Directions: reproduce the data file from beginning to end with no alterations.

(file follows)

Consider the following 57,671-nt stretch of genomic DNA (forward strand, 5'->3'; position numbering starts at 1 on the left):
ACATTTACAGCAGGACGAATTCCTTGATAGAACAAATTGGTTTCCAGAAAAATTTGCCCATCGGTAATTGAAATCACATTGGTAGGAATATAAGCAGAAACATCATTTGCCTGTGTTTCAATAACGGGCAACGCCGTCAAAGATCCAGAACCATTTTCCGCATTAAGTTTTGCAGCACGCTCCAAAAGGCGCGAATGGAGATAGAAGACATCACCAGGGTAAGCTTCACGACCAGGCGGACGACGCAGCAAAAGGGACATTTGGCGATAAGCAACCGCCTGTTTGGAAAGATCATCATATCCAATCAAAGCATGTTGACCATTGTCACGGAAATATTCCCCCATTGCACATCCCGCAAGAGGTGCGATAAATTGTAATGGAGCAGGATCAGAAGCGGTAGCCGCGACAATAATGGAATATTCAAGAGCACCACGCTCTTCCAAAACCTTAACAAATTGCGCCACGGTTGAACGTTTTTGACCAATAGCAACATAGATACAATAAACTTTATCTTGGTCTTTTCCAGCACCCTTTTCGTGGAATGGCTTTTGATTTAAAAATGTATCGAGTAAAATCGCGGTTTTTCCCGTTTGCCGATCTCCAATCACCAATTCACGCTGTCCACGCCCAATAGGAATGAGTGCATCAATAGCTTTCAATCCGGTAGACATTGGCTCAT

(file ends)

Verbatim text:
Consider the following 57,671-nt stretch of genomic DNA (forward strand, 5'->3'; position numbering starts at 1 on the left):
ACATTTACAGCAGGACGAATTCCTTGATAGAACAAATTGGTTTCCAGAAAAATTTGCCCATCGGTAATTGAAATCACATTGGTAGGAATATAAGCAGAAACATCATTTGCCTGTGTTTCAATAACGGGCAACGCCGTCAAAGATCCAGAACCATTTTCCGCATTAAGTTTTGCAGCACGCTCCAAAAGGCGCGAATGGAGATAGAAGACATCACCAGGGTAAGCTTCACGACCAGGCGGACGACGCAGCAAAAGGGACATTTGGCGATAAGCAACCGCCTGTTTGGAAAGATCATCATATCCAATCAAAGCATGTTGACCATTGTCACGGAAATATTCCCCCATTGCACATCCCGCAAGAGGTGCGATAAATTGTAATGGAGCAGGATCAGAAGCGGTAGCCGCGACAATAATGGAATATTCAAGAGCACCACGCTCTTCCAAAACCTTAACAAATTGCGCCACGGTTGAACGTTTTTGACCAATAGCAACATAGATACAATAAACTTTATCTTGGTCTTTTCCAGCACCCTTTTCGTGGAATGGCTTTTGATTTAAAAATGTATCGAGTAAAATCGCGGTTTTTCCCGTTTGCCGATCTCCAATCACCAATTCACGCTGTCCACGCCCAATAGGAATGAGTGCATCAATAGCTTTCAATCCGGTAGACATTGGCTCAT